MARTINS FERRY - When the announcement came down that Belmont Senior Services' contract with Belmont County would not be renewed after Oct. 1, it left a lot of unanswered questions in the senior community.
Belmont County Job & Family Services will be taking over the administration and day-to-day operations of senior service programs in the county.
Seniors were left wondering if all the services they've come to enjoy and depend on from BSS would continue.
Dwayne Pielech, the director of J&FS, set out to assuage some of those concerns recently. Pielech, along with Belmont County Commissioners Ginny Favede, Matt Coffland and fellow employees from J&FS met with seniors Friday at the Martins Ferry Senior Center. It was stop six on a 10-center tour that concludes today with meetings at the Flushing Senior Center at 9 a.m. and the Bethesda center at 11 a.m.
''I want to alleviate any fears you may have about the the services you know going away,'' Pielech said. ''I'm here personally to tell you that's not going to happen.''
A big point of contention was rumors seniors had heard about changes to the at-home meal services that BSS provides. Currently, BSS drivers deliver hot meals five days per week to homebound and other seniors in Belmont County. It's a service they've come to depend on.
The question was asked if the hot meals would be replaced with frozen or microwavable meals. The status of the jobs of the food preparation and delivery drives was also inquired about.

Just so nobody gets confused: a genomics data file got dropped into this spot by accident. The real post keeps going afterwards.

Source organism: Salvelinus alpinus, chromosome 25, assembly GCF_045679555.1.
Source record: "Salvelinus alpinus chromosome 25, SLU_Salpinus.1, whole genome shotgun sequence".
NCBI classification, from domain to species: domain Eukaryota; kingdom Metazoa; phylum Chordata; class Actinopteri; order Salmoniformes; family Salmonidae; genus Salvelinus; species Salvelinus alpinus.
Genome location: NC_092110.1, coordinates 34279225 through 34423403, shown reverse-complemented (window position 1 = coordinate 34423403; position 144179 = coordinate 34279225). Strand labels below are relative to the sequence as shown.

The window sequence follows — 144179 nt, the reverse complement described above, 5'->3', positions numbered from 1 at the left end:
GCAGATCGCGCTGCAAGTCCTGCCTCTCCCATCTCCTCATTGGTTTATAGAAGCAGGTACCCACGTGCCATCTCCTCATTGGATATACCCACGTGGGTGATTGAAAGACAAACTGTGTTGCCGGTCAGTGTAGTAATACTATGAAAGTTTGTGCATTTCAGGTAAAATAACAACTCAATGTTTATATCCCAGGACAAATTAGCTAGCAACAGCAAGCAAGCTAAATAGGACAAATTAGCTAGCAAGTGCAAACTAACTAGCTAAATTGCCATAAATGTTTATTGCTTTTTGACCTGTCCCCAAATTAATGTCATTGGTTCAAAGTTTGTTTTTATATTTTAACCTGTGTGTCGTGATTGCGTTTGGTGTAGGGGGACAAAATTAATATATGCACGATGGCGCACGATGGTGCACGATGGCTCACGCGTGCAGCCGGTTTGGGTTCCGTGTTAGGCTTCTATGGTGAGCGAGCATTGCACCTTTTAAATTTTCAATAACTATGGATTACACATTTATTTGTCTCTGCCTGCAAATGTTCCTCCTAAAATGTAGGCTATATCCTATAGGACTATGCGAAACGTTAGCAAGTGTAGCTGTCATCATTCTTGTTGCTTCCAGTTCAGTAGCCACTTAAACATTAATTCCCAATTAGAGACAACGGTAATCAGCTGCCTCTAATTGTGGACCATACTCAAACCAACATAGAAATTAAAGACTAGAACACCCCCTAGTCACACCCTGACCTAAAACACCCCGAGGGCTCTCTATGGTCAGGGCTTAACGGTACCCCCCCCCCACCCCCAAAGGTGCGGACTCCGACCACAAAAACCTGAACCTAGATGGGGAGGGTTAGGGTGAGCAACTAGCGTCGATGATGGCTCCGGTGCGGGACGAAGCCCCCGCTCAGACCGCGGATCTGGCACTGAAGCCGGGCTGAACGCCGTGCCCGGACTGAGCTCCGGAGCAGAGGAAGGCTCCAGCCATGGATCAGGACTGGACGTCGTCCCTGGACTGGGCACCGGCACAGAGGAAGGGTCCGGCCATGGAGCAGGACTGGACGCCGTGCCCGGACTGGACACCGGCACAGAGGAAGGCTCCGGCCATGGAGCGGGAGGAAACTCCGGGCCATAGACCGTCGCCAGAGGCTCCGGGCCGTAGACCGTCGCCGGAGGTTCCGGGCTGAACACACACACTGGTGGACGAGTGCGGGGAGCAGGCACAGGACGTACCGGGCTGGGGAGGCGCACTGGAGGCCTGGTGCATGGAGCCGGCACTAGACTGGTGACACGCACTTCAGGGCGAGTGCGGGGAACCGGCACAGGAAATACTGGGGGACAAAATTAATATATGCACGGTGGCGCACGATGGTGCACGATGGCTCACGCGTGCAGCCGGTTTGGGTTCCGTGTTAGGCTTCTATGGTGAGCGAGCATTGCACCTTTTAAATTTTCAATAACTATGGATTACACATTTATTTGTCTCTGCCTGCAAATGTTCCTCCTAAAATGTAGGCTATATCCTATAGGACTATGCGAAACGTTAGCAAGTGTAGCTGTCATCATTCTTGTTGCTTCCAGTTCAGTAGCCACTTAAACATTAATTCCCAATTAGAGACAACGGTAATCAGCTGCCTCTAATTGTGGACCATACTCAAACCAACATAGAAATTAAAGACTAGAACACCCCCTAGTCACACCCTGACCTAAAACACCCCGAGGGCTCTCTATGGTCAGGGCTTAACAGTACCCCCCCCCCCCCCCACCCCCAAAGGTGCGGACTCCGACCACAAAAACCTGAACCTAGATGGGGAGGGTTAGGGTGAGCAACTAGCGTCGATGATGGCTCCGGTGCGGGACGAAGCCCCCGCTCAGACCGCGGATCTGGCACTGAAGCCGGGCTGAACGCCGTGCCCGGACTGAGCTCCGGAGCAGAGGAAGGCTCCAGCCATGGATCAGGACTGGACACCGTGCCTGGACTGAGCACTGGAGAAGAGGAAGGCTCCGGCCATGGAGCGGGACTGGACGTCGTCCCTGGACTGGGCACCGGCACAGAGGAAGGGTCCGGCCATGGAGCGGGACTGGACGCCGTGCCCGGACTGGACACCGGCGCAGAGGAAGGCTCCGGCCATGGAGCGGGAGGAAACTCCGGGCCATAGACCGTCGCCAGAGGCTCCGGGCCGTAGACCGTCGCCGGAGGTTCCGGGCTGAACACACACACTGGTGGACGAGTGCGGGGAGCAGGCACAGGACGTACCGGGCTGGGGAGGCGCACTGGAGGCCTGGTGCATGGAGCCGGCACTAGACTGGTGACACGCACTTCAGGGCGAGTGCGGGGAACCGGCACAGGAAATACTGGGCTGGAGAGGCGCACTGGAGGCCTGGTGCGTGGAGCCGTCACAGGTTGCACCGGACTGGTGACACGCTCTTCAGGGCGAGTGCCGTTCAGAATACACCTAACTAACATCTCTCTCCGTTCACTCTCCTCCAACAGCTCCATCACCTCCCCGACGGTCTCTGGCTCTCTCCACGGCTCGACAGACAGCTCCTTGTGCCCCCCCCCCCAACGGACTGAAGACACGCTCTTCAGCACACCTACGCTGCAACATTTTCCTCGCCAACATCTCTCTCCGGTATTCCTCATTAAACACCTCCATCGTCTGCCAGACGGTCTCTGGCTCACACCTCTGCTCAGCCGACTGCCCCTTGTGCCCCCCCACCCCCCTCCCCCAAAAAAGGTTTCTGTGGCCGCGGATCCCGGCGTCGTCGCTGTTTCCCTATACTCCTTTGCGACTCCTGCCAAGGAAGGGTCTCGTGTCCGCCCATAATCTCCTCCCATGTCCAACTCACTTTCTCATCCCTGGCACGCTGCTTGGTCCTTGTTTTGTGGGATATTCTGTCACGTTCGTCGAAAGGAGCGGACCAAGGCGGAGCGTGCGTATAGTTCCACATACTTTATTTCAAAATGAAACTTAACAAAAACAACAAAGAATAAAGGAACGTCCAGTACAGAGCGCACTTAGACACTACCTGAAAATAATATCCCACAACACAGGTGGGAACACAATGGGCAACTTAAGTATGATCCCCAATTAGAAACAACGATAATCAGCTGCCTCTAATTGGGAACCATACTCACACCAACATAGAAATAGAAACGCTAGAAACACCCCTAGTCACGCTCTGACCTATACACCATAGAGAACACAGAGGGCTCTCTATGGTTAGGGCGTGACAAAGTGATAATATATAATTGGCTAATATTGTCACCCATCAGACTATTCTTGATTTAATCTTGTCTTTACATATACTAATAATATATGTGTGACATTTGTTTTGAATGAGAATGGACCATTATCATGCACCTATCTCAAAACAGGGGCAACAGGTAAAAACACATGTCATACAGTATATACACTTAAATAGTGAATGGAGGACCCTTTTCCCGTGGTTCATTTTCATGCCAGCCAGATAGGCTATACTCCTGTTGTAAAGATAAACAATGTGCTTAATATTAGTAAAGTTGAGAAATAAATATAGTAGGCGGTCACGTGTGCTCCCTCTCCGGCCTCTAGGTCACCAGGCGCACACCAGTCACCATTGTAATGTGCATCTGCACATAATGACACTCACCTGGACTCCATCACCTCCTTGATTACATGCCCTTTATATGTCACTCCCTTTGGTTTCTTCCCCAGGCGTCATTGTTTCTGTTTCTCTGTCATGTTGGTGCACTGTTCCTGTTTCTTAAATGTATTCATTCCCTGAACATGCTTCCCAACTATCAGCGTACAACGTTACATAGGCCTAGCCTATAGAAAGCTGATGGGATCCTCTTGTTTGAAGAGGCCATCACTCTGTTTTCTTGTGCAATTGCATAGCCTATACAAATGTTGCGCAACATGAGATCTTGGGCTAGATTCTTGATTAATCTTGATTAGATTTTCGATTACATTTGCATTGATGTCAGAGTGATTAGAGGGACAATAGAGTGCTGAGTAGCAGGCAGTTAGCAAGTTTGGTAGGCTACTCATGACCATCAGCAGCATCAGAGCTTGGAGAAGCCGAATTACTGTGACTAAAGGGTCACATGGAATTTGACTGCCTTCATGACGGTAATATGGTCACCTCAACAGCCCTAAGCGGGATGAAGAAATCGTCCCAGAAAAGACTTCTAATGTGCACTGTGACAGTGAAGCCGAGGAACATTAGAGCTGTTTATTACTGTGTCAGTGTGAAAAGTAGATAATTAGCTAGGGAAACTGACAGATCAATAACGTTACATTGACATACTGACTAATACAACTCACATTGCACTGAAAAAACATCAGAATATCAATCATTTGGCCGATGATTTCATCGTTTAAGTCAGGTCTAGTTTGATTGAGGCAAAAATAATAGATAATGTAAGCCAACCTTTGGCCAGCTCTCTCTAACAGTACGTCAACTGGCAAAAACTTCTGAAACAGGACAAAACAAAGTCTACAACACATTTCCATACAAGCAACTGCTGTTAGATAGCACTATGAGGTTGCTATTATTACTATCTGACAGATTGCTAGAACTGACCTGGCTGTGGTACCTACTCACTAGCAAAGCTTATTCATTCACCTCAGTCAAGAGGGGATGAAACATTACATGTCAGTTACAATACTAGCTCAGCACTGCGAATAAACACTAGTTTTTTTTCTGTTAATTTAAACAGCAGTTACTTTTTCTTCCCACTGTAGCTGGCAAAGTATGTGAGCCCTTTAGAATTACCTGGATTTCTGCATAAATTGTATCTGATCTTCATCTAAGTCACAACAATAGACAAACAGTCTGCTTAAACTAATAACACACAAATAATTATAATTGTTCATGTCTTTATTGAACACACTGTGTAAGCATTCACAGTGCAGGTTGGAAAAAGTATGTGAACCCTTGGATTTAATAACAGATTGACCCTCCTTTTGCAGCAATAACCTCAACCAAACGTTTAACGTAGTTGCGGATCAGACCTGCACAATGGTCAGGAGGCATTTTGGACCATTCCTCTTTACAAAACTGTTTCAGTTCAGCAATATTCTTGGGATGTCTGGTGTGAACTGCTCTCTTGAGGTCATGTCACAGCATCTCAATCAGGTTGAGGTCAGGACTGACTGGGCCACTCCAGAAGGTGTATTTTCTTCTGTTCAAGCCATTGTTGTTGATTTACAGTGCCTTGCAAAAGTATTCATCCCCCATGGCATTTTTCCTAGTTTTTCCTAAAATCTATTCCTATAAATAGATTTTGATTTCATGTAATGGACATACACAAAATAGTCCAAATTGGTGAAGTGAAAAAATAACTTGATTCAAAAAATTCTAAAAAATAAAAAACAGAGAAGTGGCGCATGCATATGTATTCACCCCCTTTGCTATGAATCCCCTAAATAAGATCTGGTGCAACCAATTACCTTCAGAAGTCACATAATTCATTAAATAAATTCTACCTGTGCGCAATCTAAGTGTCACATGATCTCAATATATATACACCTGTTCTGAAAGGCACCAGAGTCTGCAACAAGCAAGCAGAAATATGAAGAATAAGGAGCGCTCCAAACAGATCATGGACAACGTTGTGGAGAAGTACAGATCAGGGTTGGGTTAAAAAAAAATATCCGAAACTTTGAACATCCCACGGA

''We are talking with outside contractors about meal preparation,'' Pielech said. ''But we will still deliver five hot meals per week.
''We are also planning to provide frozen meals for the weekend which would be delivered on Friday. And there will still be congregate hot meals served at all the senior centers.''
Pielech wouldn't reveal which outside contractor, but noted that he'd been in talks with multiple organizations and feels he's found a quality product.
He stated a big reason in looking to contract the meal program is cost savings. That's the overall theme of the decision not to renew the BSS contract.
''One challenge we are faced with is continuing the programs, despite the strain on federal and state dollars to manage those government programs,'' Pielech said. ''We feel we can continue to offer the same quality services now, through our agency, while working with some outside providers.''
Pielech said J&FS is also looking to possibly contract out some of the home-based care services, but that decision has not been made yet.
The feeling among some of the seniors in attendance was that BSS already does a fine job so why mess with what's working.,
''How can you justify taking over a non-profit organization that is operating successfully,'' one gentleman asked.
Coffland responded, noting that two years ago, BSS had an unsigned contract with the county and a $150,000 note that needed taken care of.
''They were hoping a levy passed so senior services could continue,'' Coffland said. ''And we've watched the last two years and things have gotten better
''Last year, senior services budget was $1.9 million. This year, the budget is $2.3 million. You only have $3 million total and the last year, the budget increased $400,000. Let's just say that keeps going up. In a few more years, they'll be back asking for another levy.
''We feel there is an opportunity now to take those same dollars and invest them and make those dollars work for you.''
Coffland noted that the money currently generated by the senior services levy can only be used for seniors and will not be dispersed to other areas and people assisted by J&FS.
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